Look Out, Facebook

This article breaks down the Senate hearings on Facebook and how its apps affect teenage mental health, as well as how this impacts Byram Hills as a community.

By Benjamin Berfield

There’s hardly any teen who hasn’t been affected by social media in the United States. Recently, there have been growing concerns that social media holds more negative effects than positive effects for teenagers. A few weeks ago, the Senate began hearings investigating this issue based on their knowledge that Facebook is aware that its photo sharing app, Instagram, has caused mental and emotional harm to youth specifically. The Senate subcommittee on consumer protection, product safety, and data security said that “children and teens are pressured to broadcast their lives online.” They examined Facebook’s own internal research and policy considerations to safeguard kids online, and lawmakers have questioned many executives about Facebook’s lack of action in addressing Instagram’s negative effects on teen mental health. The proceedings are called Protecting Kids Online: Facebook, Instagram, and Mental Health Harms. These claims are strengthened by those of a whistleblower.

In a blow to Facebook, former product manager Frances Haugen told members of Congress that Facebook has known for two years that Instagram can affect girls’ mental health on issues such as body image and self esteem. According to Haugen, Facebook is also aware that it frequently spreads misinformation and harmful content. However, Facebook has refused to make changes because the company doesn’t want these changes to hurt its profits. This is despite the fact that Facebook’s internal research showed that people use the platform less when they’re exposed to negative content. Haugen suggested during the Senate hearings that the government needs to create regulations on Facebook along with its associated companies, but it doesn’t need to totally dismantle the company. 

Here at Byram Hills, social media’s negative impact on teens was recently discussed among the school administrators and guidance counselors, including the effect body shaming has on girls in the context of social media. “I believe there are pros and cons to social media, but in general I see it as a big distraction for students in our school,” said school psychologist Dr. Medd. “Students are very preoccupied with whatever’s going on in their social media accounts,” she concluded. She also thinks that student desire to follow whatever is going on through their social media accounts distracts them from their school work. Asked about whether it would be a good idea to conduct surveys about student opinions on social media, Dr. Medd says she believes this could be worth pursuing to help support the emotional well-being of teens at Byram Hills. She plans on discussing this with the emotional wellness team that includes herself, Ms. Kelly, Mrs. Pagan, and Dr. Lanfredi.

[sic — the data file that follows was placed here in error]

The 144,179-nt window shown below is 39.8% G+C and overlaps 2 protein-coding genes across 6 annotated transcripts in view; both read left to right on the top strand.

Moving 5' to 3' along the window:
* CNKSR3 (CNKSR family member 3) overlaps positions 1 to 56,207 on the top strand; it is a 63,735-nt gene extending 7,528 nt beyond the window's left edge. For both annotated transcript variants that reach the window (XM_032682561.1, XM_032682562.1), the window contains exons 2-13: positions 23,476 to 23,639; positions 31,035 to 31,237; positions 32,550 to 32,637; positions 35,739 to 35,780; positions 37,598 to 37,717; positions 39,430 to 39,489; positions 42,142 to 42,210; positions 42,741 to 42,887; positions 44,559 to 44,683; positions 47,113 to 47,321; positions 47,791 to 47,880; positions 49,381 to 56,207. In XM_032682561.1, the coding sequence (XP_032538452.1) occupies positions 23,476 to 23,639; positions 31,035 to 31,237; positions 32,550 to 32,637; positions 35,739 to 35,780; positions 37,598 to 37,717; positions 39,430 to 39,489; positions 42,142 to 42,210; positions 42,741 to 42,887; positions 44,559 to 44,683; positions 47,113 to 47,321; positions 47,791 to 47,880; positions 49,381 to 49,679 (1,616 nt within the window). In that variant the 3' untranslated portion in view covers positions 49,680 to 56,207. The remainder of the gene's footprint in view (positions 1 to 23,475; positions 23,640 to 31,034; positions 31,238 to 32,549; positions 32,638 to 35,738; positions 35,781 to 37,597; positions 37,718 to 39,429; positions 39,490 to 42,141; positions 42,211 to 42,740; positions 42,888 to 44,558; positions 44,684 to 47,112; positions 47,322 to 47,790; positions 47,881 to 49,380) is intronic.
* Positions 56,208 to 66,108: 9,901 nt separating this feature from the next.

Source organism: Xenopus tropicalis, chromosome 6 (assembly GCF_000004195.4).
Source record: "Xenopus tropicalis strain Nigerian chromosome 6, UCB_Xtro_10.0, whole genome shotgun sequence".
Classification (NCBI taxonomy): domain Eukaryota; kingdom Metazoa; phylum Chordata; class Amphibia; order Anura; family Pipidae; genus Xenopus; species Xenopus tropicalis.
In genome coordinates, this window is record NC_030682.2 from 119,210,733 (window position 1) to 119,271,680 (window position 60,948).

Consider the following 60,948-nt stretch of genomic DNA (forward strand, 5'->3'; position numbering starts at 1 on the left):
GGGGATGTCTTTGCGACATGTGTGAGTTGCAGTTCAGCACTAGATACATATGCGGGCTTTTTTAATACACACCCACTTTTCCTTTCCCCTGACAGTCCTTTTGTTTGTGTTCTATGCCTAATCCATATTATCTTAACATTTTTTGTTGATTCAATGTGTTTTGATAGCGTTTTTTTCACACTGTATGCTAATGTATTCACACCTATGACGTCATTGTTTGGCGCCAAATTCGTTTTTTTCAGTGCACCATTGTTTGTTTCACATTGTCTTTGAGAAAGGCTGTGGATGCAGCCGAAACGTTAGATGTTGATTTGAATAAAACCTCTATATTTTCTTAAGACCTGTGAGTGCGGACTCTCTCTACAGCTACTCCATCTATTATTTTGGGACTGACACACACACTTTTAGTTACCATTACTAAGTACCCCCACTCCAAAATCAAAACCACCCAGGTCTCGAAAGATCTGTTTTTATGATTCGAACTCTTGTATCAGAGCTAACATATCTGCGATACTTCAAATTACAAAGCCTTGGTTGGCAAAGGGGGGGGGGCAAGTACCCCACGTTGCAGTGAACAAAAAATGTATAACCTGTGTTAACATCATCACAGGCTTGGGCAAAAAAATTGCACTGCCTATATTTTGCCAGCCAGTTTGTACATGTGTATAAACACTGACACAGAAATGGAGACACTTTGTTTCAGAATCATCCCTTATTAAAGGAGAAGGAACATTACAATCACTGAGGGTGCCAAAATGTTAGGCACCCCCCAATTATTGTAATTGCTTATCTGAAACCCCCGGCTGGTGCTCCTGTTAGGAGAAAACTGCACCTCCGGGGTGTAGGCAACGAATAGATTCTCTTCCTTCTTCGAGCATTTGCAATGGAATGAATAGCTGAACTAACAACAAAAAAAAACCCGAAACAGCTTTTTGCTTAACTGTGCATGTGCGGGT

So, what’s next for Facebook? Haugen offered some solutions for improving Facebook but admitted that this situation would be very difficult to address. Because of the heavy criticism Facebook has received as a result of these hearings, many reports have said the company will change its name and undertake a rebrand in the coming weeks. The company hasn’t stated what they will do to improve child safety. Only time will tell when these regulations will be implemented, but one thing is for sure: This is an issue both political parties can agree on.